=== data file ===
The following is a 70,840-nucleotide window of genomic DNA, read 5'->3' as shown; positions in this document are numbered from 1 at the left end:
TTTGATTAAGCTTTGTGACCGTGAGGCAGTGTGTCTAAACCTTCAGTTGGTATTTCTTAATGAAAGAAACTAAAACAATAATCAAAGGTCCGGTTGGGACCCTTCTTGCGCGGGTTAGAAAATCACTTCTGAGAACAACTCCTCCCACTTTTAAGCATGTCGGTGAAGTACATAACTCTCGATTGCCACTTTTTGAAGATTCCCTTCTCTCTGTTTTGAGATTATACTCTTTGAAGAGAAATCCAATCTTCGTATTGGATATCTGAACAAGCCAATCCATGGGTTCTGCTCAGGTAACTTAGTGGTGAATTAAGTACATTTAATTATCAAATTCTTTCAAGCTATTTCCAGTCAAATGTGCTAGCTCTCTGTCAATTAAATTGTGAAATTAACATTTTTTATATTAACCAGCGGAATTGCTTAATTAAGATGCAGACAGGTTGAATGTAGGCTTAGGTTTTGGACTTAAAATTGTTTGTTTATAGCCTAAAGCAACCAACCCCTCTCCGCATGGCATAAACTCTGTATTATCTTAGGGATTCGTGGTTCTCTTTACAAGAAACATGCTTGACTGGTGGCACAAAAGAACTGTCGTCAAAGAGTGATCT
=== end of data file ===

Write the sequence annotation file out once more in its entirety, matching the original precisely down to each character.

The following is a 70,840-nucleotide window of genomic DNA, read 5'->3' as shown; positions in this document are numbered from 1 at the left end:
TTTGATTAAGCTTTGTGACCGTGAGGCAGTGTGTCTAAACCTTCAGTTGGTATTTCTTAATGAAAGAAACTAAAACAATAATCAAAGGTCCGGTTGGGACCCTTCTTGCGCGGGTTAGAAAATCACTTCTGAGAACAACTCCTCCCACTTTTAAGCATGTCGGTGAAGTACATAACTCTCGATTGCCACTTTTTGAAGATTCCCTTCTCTCTGTTTTGAGATTATACTCTTTGAAGAGAAATCCAATCTTCGTATTGGATATCTGAACAAGCCAATCCATGGGTTCTGCTCAGGTAACTTAGTGGTGAATTAAGTACATTTAATTATCAAATTCTTTCAAGCTATTTCCAGTCAAATGTGCTAGCTCTCTGTCAATTAAATTGTGAAATTAACATTTTTTATATTAACCAGCGGAATTGCTTAATTAAGATGCAGACAGGTTGAATGTAGGCTTAGGTTTTGGACTTAAAATTGTTTGTTTATAGCCTAAAGCAACCAACCCCTCTCCGCATGGCATAAACTCTGTATTATCTTAGGGATTCGTGGTTCTCTTTACAAGAAACATGCTTGACTGGTGGCACAAAAGAACTGTCGTCAAAGAGTGATCT